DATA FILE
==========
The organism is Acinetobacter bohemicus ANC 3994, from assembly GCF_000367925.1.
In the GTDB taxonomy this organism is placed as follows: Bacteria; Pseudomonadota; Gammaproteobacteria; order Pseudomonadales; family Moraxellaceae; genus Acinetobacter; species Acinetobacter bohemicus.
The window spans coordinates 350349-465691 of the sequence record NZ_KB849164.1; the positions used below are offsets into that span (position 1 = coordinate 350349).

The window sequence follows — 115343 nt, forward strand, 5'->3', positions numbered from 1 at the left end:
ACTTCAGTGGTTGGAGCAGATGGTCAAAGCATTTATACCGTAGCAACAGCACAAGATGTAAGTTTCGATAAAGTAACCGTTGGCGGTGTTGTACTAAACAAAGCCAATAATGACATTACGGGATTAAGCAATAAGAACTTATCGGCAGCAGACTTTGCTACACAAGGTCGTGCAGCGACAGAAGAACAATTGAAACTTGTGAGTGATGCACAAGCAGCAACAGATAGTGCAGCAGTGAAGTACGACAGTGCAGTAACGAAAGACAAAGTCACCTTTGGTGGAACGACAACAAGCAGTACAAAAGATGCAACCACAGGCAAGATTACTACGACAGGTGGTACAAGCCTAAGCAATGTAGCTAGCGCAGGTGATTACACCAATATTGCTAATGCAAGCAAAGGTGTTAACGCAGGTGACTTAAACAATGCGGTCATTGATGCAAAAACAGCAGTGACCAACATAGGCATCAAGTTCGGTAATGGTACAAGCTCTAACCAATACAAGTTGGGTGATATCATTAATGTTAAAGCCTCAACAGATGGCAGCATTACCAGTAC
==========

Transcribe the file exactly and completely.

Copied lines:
The organism is Acinetobacter bohemicus ANC 3994, from assembly GCF_000367925.1.
In the GTDB taxonomy this organism is placed as follows: Bacteria; Pseudomonadota; Gammaproteobacteria; order Pseudomonadales; family Moraxellaceae; genus Acinetobacter; species Acinetobacter bohemicus.
The window spans coordinates 350349-465691 of the sequence record NZ_KB849164.1; the positions used below are offsets into that span (position 1 = coordinate 350349).

The window sequence follows — 115343 nt, forward strand, 5'->3', positions numbered from 1 at the left end:
ACTTCAGTGGTTGGAGCAGATGGTCAAAGCATTTATACCGTAGCAACAGCACAAGATGTAAGTTTCGATAAAGTAACCGTTGGCGGTGTTGTACTAAACAAAGCCAATAATGACATTACGGGATTAAGCAATAAGAACTTATCGGCAGCAGACTTTGCTACACAAGGTCGTGCAGCGACAGAAGAACAATTGAAACTTGTGAGTGATGCACAAGCAGCAACAGATAGTGCAGCAGTGAAGTACGACAGTGCAGTAACGAAAGACAAAGTCACCTTTGGTGGAACGACAACAAGCAGTACAAAAGATGCAACCACAGGCAAGATTACTACGACAGGTGGTACAAGCCTAAGCAATGTAGCTAGCGCAGGTGATTACACCAATATTGCTAATGCAAGCAAAGGTGTTAACGCAGGTGACTTAAACAATGCGGTCATTGATGCAAAAACAGCAGTGACCAACATAGGCATCAAGTTCGGTAATGGTACAAGCTCTAACCAATACAAGTTGGGTGATATCATTAATGTTAAAGCCTCAACAGATGGCAGCATTACCAGTAC